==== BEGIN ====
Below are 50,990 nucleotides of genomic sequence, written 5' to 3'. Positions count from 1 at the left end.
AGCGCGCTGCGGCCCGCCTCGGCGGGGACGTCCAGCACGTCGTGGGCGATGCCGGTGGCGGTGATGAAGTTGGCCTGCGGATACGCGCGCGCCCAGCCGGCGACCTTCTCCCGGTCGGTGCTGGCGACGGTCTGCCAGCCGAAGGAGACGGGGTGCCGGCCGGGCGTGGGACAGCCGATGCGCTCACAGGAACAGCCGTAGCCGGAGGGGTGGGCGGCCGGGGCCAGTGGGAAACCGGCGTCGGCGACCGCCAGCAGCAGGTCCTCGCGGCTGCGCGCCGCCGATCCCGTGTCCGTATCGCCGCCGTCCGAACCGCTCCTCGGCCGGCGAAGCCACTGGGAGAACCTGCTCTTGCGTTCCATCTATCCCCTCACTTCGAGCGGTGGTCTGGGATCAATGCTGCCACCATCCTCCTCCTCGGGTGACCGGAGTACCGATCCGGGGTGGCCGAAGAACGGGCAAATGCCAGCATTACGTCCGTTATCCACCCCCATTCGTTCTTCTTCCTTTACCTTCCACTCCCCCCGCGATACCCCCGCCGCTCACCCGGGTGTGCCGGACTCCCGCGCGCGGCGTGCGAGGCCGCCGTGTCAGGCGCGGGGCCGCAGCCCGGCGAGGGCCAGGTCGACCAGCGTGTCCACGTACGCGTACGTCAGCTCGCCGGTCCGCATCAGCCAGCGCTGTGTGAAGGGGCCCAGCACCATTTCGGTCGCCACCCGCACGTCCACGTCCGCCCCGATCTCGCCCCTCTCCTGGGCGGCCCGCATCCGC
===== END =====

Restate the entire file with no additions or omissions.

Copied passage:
Below are 50,990 nucleotides of genomic sequence, written 5' to 3'. Positions count from 1 at the left end.
AGCGCGCTGCGGCCCGCCTCGGCGGGGACGTCCAGCACGTCGTGGGCGATGCCGGTGGCGGTGATGAAGTTGGCCTGCGGATACGCGCGCGCCCAGCCGGCGACCTTCTCCCGGTCGGTGCTGGCGACGGTCTGCCAGCCGAAGGAGACGGGGTGCCGGCCGGGCGTGGGACAGCCGATGCGCTCACAGGAACAGCCGTAGCCGGAGGGGTGGGCGGCCGGGGCCAGTGGGAAACCGGCGTCGGCGACCGCCAGCAGCAGGTCCTCGCGGCTGCGCGCCGCCGATCCCGTGTCCGTATCGCCGCCGTCCGAACCGCTCCTCGGCCGGCGAAGCCACTGGGAGAACCTGCTCTTGCGTTCCATCTATCCCCTCACTTCGAGCGGTGGTCTGGGATCAATGCTGCCACCATCCTCCTCCTCGGGTGACCGGAGTACCGATCCGGGGTGGCCGAAGAACGGGCAAATGCCAGCATTACGTCCGTTATCCACCCCCATTCGTTCTTCTTCCTTTACCTTCCACTCCCCCCGCGATACCCCCGCCGCTCACCCGGGTGTGCCGGACTCCCGCGCGCGGCGTGCGAGGCCGCCGTGTCAGGCGCGGGGCCGCAGCCCGGCGAGGGCCAGGTCGACCAGCGTGTCCACGTACGCGTACGTCAGCTCGCCGGTCCGCATCAGCCAGCGCTGTGTGAAGGGGCCCAGCACCATTTCGGTCGCCACCCGCACGTCCACGTCCGCCCCGATCTCGCCCCTCTCCTGGGCGGCCCGCATCCGC